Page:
The rotator cuff and all of it components in the shoulder make it a high point of an overuse injury for many lacrosse players. The many passing and shooting repetitions from practice to games can lead to wear and tear on the joint. The physical abuse from checks can also cause damage to the rotator cuff.
The shoulder is the most freely moving joint in the body and is easily susceptible to injury. The rotator cuff consists of several ligaments and their associated muscles. The specific muscles associated with the rotator cuff are the subscapularis, infraspinatus, supraspinatus, and teres minor. These muscles help to move and rotate the shoulder in all of its movements.
There are many causes to rotator cuff injuries. Some of these causes include falling, repetitive arm activities, and lifting. Lifting and repetitive arm activities above the head tend to have a stronger relation to injury.
Unlike my last post about ACL injuries, the rotator cuff is not nearly as severe an injury. Rehab can generally include at home treatment such as rest, ice, and compression or exercise therapy.
Again just like the ACL, there are ways to help prevent rotator cuff injuries. In my opinion the most important thing to do is careful, appropriate training, followed by simple care of the muscle complex.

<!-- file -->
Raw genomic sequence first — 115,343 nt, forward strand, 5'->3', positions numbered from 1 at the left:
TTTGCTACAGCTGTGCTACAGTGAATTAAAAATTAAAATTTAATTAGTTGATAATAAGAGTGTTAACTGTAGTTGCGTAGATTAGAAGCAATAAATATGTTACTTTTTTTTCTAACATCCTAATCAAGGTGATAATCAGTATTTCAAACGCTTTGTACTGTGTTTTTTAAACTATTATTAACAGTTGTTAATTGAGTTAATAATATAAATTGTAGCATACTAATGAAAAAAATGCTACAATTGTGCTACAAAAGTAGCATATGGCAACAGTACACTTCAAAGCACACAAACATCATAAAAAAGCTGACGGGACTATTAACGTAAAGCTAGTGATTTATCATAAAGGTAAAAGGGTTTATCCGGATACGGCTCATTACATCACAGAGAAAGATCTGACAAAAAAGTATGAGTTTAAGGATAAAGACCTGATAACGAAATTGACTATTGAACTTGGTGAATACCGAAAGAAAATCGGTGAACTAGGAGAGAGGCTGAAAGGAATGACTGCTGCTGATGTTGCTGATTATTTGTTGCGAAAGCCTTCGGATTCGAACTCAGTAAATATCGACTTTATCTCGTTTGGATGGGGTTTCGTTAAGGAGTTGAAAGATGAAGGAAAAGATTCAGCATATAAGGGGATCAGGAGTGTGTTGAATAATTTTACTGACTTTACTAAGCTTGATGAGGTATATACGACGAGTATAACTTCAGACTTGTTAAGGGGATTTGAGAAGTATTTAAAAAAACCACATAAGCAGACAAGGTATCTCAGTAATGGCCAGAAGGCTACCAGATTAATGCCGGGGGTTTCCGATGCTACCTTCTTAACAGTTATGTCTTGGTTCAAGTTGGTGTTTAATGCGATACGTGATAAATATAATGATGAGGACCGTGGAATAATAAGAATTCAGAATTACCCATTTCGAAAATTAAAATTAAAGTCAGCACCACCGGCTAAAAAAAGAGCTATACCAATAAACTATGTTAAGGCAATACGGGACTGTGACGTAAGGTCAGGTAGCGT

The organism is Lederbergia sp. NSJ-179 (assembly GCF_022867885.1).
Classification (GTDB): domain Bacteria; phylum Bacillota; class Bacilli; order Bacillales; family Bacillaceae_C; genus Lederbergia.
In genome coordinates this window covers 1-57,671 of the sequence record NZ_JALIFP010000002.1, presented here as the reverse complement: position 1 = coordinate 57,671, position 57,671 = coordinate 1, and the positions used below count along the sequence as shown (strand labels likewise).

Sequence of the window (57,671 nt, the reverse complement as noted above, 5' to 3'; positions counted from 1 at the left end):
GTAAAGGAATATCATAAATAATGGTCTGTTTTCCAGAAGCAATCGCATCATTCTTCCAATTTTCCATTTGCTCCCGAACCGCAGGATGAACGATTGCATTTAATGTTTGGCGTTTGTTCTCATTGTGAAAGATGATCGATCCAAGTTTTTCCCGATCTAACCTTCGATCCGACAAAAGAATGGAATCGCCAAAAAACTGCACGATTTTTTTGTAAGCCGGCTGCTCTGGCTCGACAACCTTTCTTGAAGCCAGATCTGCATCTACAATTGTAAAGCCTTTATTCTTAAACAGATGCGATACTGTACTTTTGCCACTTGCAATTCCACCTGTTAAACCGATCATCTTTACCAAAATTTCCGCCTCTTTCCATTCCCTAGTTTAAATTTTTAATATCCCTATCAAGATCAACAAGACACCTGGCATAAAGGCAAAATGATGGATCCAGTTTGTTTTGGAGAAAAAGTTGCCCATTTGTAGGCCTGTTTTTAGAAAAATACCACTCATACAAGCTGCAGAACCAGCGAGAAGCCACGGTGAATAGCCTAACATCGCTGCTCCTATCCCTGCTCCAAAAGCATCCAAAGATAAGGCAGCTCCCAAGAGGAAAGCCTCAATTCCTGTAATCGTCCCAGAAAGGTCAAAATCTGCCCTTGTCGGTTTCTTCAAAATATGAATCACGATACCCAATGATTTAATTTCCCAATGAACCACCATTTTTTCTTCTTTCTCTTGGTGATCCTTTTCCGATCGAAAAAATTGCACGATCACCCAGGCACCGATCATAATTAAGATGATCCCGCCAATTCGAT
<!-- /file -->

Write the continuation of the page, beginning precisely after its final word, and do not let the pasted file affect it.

Appropriate training of the rotator cuff muscle complex can be tough because the muscles are often overlooked.
A few exercises that can help in training the rotator cuff muscles are: side and front raises with dumbbells, reverse dumbbell flys, external shoulder rotation, and internal shoulder rotation.
There are other exercises that do have a secondary or tertiary focus on these muscles, but the goal was to inform you of exercises that target the rotator cuff more directly.
Upon completion of these exercises, muscles have a tendency to be sore. You may also experience soreness after practice due to the overuse. Soreness arises from the breaking down of the muscle fibers. The best cure for this ailment is rest. Training the same muscle group 2 days in a row would not be a smart thing to do. For those of you who are sore after practice, ice.
In case of serious pain or feelings of discomfort please consult your physician.
Once again thank you for taking your time to read this. Any feedback is welcome and I am open to future blog ideas.
As always, give us a follow on Twitter @10000LakeLax
See Barry’s previous post about ACL Prevention Tips here: http://wp.me/p39KjK-3H